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Adama Jalloh

Work / Photography

We caught up with photographer Adama Jalloh

“I started taking an interest in photography when I was in secondary school, and soon after, my parents bought me my first camera when I was 16,” Adama Jalloh tells It’s Nice That of her beginnings as a photographer. After completing a foundation diploma in Art and Design and LCC, Adama studied Commercial Photography at Arts University Bournemouth. Graduating in 2015, a string of awards followed. “Being nominated for Foam Paul Huf and Magnum & Photo London graduate awards has helped with being approached by other platforms and part of exhibitions A New Sensation – curated by Ashleigh Kane and Grace Miceli – and British Journal of Photography’s Portrait of Britain,” Adama says.

Unfurling the legacy of the portrait that won her the BJP Breakthrough prize from the series You fit the description, which depicts male youth likely to be stop and searched without provocation by police on the streets of London, in the two years since, Adama has continued to produce work which at its core speaks of the complex nature of British identity. “Themes such as culture, race and identity often play a role with the work that I create,” she says. “I try my best to capture moments in a truthful and genuine way – even if its something simple like running errands for your mum or seeing aunties and their kids dressed up to the nines on a Sunday for church.”

These days, Adama has learned not to analyse the reasons behind her image-making. “During the time I was at university and also after I had finished, everything I had been doing was heavily project-based and it took me a while to just photograph without thinking so much about the in-between process or the outcome of images. It was only until last summer I started really taking photographs quite candidly and allowing my images to tell a story on its own without me heavily thinking about how they need to look. Sometimes I prefer the approach of not knowing what I will be documenting, so I just walk for hours on end with my camera. I like the idea of my images giving a sense of nostalgia, so I tend to photograph people or moments that remind me of things I used to see or be around when I was younger.”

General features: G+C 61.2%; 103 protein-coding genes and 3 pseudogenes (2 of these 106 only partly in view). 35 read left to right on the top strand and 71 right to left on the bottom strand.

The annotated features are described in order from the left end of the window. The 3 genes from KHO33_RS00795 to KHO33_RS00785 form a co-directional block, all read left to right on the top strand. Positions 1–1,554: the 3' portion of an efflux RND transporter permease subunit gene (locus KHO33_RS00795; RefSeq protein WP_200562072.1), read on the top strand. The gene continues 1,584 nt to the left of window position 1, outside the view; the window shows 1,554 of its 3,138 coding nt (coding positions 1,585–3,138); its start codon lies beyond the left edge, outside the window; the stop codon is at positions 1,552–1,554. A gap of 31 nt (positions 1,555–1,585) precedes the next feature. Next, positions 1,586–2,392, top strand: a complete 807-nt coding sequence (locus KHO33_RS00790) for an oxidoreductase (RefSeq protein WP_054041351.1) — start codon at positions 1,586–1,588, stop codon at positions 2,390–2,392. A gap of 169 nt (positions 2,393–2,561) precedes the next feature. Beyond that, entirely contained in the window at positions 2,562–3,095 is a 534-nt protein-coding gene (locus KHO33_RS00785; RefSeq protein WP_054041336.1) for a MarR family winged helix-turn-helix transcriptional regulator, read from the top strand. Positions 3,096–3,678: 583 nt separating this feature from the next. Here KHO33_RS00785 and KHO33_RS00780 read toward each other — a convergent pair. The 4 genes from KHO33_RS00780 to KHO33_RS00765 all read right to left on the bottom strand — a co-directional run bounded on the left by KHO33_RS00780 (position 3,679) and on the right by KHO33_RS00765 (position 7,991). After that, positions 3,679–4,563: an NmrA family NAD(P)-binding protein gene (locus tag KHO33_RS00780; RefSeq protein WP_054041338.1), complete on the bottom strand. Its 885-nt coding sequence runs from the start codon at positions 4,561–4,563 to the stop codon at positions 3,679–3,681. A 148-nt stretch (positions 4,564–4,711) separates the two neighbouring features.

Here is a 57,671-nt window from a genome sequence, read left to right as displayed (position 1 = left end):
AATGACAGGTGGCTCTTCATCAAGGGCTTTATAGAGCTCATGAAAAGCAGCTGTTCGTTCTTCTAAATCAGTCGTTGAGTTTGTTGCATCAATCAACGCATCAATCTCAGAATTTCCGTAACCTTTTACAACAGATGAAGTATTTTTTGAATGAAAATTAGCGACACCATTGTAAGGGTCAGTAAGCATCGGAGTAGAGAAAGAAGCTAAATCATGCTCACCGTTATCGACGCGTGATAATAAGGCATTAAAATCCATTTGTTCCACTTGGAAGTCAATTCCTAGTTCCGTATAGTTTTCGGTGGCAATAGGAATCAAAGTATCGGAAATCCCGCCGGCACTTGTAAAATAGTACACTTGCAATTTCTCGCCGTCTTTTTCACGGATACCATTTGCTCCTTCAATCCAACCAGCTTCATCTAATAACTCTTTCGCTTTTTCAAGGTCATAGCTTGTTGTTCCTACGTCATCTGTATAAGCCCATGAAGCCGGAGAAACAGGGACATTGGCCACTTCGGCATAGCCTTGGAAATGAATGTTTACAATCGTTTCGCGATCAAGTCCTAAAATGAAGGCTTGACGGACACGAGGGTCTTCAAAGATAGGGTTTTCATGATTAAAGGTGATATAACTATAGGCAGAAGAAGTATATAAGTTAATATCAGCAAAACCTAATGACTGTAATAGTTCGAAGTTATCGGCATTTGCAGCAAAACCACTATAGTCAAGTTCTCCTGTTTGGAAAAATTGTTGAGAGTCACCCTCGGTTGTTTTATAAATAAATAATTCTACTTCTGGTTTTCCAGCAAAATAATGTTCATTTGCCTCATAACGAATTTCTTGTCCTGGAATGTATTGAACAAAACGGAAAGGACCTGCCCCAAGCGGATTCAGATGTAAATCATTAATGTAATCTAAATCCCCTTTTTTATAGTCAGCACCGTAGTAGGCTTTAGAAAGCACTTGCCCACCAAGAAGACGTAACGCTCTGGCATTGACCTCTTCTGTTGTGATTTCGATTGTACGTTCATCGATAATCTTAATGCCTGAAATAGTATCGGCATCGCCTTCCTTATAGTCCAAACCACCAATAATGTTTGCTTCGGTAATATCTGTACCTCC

By way of introduction, Adama sent us a “selection of commissioned and personal shots of individuals or just moments that piqued my interest.” Among her clients, she now counts Clash magazine, Financial Times Weekend, The Wire, Marathon artists, Buzzfeed, LAW magazine. “Its been great having the opportunity to actually work more than once with some of these clients and them having faith in the way I shoot,” Adama observes. She’s also been busy working collaboratively “with people from different fields such as writers and designers” and setting her sights beyond the circling M25. “My work has been heavily based around London, particularly the area that I grew up in, but recently I’ve been planning small trips away from home," she says. "I’ve realised the way in which I interact or attempt to build brief relationships with people differs when I’m not in London. I’ll keep it vague but the next few months will involve me exploring different communities in places I’ll be travelling in.”

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